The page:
Too Big To Know #edbookclub

Too Big To Know by David WeinbergerImage by dkuropatwaHow'd you like to know "how our concept of knowledge is changing in the age of the Net"? (John Seely Brown quoted from the dust jacket)

Since I first heard David Weinberger say: "The smartest person in the room is: The Room!" I've repeated it often. I've seen it in action. In his new book Too Big To Know he fills in a few more details about this. The room is "smartest" as a function of the networked connections between all the people in it, and out of it, via the internet. I hear echoes of George Seimens and Stephen Downes in that.

Anyway, the book was published on 3 January 2012 and I just got my copy of it today. In the last 10 days or so the idea of an #edbookclub flared up on twitter. So, we're going to do that. We begin this Friday. We've even got a timeline and a list of people reading together. The conversations have beginning times, to help us all stay on track, but they don't have ending times. So really, join in any time you like.

#edbookclub originally grew out of a conversation between Ben Hazzard and Kelly Power. They describe it:

What is it? #EdBookClub emerged from a discussion between educators (@kellypower and @benhazzard) about how using Twitter could encourage professional dialogue.  It will be a discussion about a common book or article, that is voted on via a TwitPoll, by educators and people interested in applying the book's content in an education setting.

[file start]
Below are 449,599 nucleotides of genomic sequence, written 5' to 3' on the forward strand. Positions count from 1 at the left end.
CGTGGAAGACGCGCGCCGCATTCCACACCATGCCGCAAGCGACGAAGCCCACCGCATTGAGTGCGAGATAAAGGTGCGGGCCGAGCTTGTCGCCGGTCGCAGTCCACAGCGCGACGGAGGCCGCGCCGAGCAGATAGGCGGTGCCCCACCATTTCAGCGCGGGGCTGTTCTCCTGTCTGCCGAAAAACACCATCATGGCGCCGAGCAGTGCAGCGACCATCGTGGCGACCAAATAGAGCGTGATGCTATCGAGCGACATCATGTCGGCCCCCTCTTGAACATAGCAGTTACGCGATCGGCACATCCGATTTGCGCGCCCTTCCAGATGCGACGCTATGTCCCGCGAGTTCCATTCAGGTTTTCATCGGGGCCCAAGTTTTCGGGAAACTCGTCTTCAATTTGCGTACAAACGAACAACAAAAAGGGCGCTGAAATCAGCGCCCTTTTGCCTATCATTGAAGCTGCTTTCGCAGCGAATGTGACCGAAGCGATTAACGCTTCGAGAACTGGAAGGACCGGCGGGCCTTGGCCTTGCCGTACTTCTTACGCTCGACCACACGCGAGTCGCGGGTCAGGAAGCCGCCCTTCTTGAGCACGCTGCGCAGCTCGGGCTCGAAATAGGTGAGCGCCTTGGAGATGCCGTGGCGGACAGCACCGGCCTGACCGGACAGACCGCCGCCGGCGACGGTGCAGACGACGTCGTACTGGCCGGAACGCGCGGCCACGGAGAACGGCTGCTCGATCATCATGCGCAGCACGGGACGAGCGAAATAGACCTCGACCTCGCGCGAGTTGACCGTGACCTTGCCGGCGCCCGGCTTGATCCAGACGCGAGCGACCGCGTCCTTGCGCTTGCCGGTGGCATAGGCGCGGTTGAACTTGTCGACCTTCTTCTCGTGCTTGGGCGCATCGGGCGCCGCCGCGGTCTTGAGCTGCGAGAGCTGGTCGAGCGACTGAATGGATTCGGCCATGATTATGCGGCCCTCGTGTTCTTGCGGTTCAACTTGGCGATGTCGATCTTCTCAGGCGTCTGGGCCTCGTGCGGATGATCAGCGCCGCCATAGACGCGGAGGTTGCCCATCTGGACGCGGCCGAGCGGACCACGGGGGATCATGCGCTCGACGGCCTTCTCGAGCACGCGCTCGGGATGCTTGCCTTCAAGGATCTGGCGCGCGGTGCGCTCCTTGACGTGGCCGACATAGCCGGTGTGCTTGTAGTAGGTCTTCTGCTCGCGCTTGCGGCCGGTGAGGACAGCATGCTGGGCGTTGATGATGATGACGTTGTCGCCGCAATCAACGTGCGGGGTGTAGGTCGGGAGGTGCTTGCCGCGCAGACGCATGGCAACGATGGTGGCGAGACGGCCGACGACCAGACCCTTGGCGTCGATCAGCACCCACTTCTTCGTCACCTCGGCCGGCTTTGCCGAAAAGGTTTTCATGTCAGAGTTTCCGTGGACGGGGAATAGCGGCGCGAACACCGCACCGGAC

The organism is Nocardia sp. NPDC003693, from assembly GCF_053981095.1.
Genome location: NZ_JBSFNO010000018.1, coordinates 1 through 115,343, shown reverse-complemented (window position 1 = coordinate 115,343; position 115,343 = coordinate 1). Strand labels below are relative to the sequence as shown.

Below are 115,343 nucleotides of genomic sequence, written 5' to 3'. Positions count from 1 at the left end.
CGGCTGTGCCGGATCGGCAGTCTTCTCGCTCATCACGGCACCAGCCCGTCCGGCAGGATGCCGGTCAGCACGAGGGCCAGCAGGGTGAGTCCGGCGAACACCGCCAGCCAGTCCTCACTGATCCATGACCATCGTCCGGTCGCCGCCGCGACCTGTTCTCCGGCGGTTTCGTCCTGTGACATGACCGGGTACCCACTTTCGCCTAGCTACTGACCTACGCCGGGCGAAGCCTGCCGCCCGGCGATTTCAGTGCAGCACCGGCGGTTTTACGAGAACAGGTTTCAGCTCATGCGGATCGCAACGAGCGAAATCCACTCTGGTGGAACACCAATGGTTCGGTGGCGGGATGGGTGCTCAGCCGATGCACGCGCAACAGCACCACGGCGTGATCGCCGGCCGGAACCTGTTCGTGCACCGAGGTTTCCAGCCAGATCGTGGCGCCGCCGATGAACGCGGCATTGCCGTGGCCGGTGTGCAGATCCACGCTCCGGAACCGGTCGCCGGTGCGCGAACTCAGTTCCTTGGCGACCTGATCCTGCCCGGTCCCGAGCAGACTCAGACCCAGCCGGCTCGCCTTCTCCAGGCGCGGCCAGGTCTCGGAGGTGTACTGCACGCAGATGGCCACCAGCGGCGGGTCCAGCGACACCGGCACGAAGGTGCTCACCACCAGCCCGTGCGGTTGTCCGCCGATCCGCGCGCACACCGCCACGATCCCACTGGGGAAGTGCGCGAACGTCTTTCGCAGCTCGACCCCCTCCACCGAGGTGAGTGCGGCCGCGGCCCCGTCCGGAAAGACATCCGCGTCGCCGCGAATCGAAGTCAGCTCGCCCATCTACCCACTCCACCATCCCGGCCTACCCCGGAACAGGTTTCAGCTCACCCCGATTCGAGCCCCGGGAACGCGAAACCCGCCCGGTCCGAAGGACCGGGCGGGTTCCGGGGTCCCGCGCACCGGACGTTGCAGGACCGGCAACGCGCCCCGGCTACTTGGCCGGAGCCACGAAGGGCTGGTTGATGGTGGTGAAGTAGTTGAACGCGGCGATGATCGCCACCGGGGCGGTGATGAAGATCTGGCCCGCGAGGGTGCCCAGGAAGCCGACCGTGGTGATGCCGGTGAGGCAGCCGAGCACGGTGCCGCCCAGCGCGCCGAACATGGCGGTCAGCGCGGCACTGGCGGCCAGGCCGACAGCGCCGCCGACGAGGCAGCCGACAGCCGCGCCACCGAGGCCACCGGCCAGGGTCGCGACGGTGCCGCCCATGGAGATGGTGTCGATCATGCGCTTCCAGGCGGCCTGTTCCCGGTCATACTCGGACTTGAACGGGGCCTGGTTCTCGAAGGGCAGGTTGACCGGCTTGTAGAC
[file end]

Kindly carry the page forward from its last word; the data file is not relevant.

Why? The purpose of this Twitter discussion is to engage in an informed discussion on Twitter that also provides a purpose and audience for educator tweets.  This was informed by #educhat when the organizers in 2008/2009 began posting articles and other documents to heighten the conversation 
  • Participate: 
  • Read the book or article with us (or listen via the audio version).  Follow the #EdBookClub 'hashtag' on Twitter to find out new information.  Then send messages via Twitter with the #EdBookClub 'hashtag' to offer your ideas, questions, and comments.
  • Respond to #EdBookClub tweets to extend, clarify or question to enhance our collective learning
  • Follow along: Read all the #EdBookClub tweets by following that 'hashtag' 

If you'd like to join us message me on twitter @dkuropatwa and let me know. Get a copy of the book; it's only available in either hardcover or kindle format right now. As you read, tweet reflections and quotes from the book that strike you. Use and follow the hashtags #edbookclub and #2b2k. There's already been some talk about chatting in realtime in a Google+ Hangout or maybe in an eluminate room. 

Anyone want to take turns building a storify each week?

The Difference Between Curriculum and Pedagogy

There's a difference between curriculum and pedagogy. Curriculum is all about what we teach. Pedagogy is about how we teach it.